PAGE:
And what better way to “chase younger viewers” than to expose the 90 million homes that carry A&E to the violence, profanity and obscenity of “The Sopranos”? As FX Network discovered with “The Shield,” another cable series about base, violent, evil behavior: Nielsen ratings show 5.2 percent of the average 2 million viewers per show over this past year (though it airs at 10 p.m. Eastern time and is billed as “adult”) were under age 17, including 2.4 percent under 11.
These facts don’t even begin to paint the big picture, the truth that networks and movie producers and ad agencies won’t face. The flagrant abuses of our freedoms is systematically corrupting our young, selling their souls and their futures, in the sordid quest for ratings, ticket sales and billions of dollars. Out of control drug usage, school closet sex, childhood profanity, guns, knives, gangs and falling literacy abound everywhere. And not content to debase our own young, the sleaze merchants reap billions exporting these images of our society to every country in the world, convincing them that we may be “the great Satan.”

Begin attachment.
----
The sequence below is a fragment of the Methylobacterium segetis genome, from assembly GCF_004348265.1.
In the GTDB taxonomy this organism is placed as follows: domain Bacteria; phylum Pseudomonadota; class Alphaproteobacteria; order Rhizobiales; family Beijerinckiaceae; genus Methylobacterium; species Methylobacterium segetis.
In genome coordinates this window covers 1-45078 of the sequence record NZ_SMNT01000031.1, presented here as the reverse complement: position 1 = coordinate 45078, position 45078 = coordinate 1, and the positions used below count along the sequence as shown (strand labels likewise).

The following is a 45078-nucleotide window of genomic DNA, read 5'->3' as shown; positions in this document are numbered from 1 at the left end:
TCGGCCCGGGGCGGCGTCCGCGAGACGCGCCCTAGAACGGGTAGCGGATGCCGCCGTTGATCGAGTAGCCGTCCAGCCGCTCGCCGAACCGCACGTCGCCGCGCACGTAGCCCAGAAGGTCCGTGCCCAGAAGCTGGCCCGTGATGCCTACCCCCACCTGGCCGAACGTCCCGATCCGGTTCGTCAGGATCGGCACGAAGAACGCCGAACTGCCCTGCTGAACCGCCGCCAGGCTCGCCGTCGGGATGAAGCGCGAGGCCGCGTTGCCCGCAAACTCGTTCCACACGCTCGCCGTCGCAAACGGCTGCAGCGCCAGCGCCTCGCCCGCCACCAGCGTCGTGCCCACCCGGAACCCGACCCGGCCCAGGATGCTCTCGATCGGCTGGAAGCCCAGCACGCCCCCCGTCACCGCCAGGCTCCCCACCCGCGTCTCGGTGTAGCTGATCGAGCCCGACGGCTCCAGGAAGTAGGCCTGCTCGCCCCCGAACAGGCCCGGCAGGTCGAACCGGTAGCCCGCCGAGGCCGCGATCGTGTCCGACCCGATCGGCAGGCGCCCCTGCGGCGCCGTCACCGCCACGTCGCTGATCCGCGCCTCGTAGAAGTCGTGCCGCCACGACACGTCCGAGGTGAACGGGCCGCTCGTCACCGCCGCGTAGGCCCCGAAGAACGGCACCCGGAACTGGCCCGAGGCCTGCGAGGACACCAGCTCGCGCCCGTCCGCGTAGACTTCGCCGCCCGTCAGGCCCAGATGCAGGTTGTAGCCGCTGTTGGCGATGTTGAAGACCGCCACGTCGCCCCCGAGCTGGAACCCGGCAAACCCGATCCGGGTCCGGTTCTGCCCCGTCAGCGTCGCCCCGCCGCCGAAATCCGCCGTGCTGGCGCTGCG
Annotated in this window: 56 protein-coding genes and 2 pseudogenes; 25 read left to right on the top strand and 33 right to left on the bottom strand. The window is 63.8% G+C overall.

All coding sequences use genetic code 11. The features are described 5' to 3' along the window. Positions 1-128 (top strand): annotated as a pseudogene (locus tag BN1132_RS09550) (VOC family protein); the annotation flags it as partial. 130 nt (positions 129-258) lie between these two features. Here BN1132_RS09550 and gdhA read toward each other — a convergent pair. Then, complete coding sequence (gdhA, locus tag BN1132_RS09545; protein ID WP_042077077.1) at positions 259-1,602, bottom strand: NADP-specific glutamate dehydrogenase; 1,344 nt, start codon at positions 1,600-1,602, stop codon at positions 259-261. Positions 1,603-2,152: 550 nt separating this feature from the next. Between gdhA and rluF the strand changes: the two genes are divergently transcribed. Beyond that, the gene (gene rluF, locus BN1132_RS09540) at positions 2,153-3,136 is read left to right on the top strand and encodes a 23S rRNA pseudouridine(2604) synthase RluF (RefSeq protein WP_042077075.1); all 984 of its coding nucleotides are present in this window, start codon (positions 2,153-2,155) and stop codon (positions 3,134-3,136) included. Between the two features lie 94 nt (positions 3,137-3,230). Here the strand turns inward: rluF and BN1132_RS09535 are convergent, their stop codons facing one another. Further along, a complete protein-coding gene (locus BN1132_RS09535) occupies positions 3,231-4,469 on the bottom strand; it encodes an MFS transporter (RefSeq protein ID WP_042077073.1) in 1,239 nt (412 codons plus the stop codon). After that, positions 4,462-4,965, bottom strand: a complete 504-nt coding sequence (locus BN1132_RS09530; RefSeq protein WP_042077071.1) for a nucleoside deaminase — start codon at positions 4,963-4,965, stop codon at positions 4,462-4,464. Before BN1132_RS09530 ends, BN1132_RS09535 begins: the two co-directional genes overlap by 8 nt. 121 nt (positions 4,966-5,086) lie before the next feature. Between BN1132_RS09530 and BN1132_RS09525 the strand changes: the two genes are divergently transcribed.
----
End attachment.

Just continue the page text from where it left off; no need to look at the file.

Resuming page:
All of this, claiming they’re just exercising “free speech.”
Will we ever realize that speech, especially irresponsible, filthy, violent and immoral speech – isn’t “free”? That it’s costing us a lot more than we’ll ever want to pay, when the bill finally comes due?